farseeing politico whose advice President Nixon failed implement while
selecting his cabinet You'll also meet Kitman as wunderkind the man who
wrote the definitive on the telegram as art form, and Kitman the
cryptographer, the dedicated breaker who finally discovered the key to
understanding Marshall McLuhan: Give him your divided
Further Kitman explorations take the reader deep into the solar plexus of mid-century America: the new heroes- Harold Robbins, Dean Martin, Jacqueline Susann; the new finance-how to parlay hard-earned money into a corner on Imperial Russian railroad bonds; the new morality-- for an after-tax $250,000, 1 would be willing to give all of this up.
You can't always judge a book by its flap copy
either, so we have a suggestion: sample the first few pages of the book you now
hold in your hand. Then buy two copies and let your bookseller send the other
immediately to a laugh-starved relative or friend.
George Washington's Expense Account
by General George Washington and Marvin Kitman PFC (Ret.),
also re-published by Harper Perennial in paperback
(April 22 1990)
TODAY IS George Washington's birthday, so just imagine this. The Mount Vernon (Va.) Bookstore has banned TV columnist Marvin Kitman's book about the father of our country, George Washington's Expense Account. This amusing work praised by The Times, The Washington Post, etc., became controversial suddenly when tourists began asking the guides if it were true that George smoked pot, really fell out of the boat while crossing the Delaware, etc. Officialdom in Mount Vernon was not amused
EXPENSE ACCOUNTS: Checking Up on George
George Washington left Philadelphia in the summer of 1775 to assume command of
the Continental Army at Cambridge, Mass., he rode in a phaeton -brougham at the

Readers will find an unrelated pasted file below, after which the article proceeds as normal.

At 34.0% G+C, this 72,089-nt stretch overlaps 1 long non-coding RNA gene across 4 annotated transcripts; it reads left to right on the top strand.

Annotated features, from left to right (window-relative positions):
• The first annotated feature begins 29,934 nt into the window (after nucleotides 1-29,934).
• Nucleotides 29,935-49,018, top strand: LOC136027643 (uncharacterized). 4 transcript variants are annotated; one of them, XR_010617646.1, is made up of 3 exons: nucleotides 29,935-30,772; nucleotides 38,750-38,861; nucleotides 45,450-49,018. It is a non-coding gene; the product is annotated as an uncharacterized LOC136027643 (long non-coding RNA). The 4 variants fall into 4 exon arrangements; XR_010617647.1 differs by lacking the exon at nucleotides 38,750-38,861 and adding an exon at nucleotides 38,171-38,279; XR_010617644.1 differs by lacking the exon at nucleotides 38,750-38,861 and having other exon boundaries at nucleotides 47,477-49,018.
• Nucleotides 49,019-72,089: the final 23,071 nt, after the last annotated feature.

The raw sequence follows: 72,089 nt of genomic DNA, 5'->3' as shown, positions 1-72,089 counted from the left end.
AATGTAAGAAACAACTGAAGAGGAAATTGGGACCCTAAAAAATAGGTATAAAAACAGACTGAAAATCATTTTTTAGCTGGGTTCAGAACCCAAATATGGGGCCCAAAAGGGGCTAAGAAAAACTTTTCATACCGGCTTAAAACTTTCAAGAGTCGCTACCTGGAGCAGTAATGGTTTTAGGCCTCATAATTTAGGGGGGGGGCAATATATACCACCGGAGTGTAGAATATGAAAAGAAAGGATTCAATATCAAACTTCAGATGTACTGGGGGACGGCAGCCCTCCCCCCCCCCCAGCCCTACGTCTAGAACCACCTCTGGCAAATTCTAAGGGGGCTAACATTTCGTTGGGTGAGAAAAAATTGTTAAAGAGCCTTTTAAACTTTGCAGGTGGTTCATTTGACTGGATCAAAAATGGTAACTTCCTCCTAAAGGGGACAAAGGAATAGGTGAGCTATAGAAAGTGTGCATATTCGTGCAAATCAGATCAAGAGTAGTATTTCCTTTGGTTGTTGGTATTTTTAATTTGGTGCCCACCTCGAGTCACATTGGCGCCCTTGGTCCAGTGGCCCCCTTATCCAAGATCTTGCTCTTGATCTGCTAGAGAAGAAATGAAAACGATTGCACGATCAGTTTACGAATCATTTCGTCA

taxpayers' expense-and the cost of the vehicle, recorded in his own neat hand,
came to $1,430. In terms of today's dollars, according to a new study of
Washington's wartime accounts, the phaeton was "the equivalent of roughly
twelve Cadillac broughams."
George Washington Expense
By Gen. George Washington and Marvin Kitman, Pfc.(ret)
285 pp. Simon & Schuster
By ROBIN W. WINKS
is what Washington scholars would call 'a little hatchet job.' " General
Washington's co-author admits as much. Now the Cherry Tree has had its revenge.
Not only has Pfc. (Ret.) Kitman cut the Father of His Country down to size, he
has undercut him: Washington's quality of mind "compares favorably to the
average big city banker of today." Just where this leaves you and the
General depends upon how you feel about your banker. Kitman leaves little to
chance however, for comparisons between the first General and the Eisenhower
crowd are frequent, irreverent, and also irrelevant.
(July 21 1970)
Washington Gets a Belated Audit
By McCandlish Phillips
expense account for the Revolutionary War, which was accepted by the Treasury
and settled with hardly a glance in 1783, has at last come under exacting
scrutiny. The self-assigned auditor of the general's account -which came to a
cool $449,000 in an eight-year span- is Marvin Kitman, author and critic.
American schoolboys, I had heard the story of how George Washington offered to
serve his country during the Revolutionary War without salary. In one of the
most stirring speeches in the annals of patriotism, after his election as
Commander-in-Chief in June 1775, he explained that all he asked of his new
country was that it pick up his expenses in the war against British tyranny.
Nothing much is heard in the classroom, however, about the equally stirring
expense account General Washington handed in after the war.
Marvin Kitman is the media critic of Newsday, and has the
distinction of being the only co-author of the General's whose books have been
banned at Mt. Vernon.
He is a member of the Washington Association of New Jersey, and winner of the Television Award of Merit from the Mary Ball Washington Chapter of the Daughters of the American Revolution (1990).
He is the author of numerous books, including "The Making of the Prefident 1789," ( soon to be a Major Motion Picture ) and many prize winning expense accounts.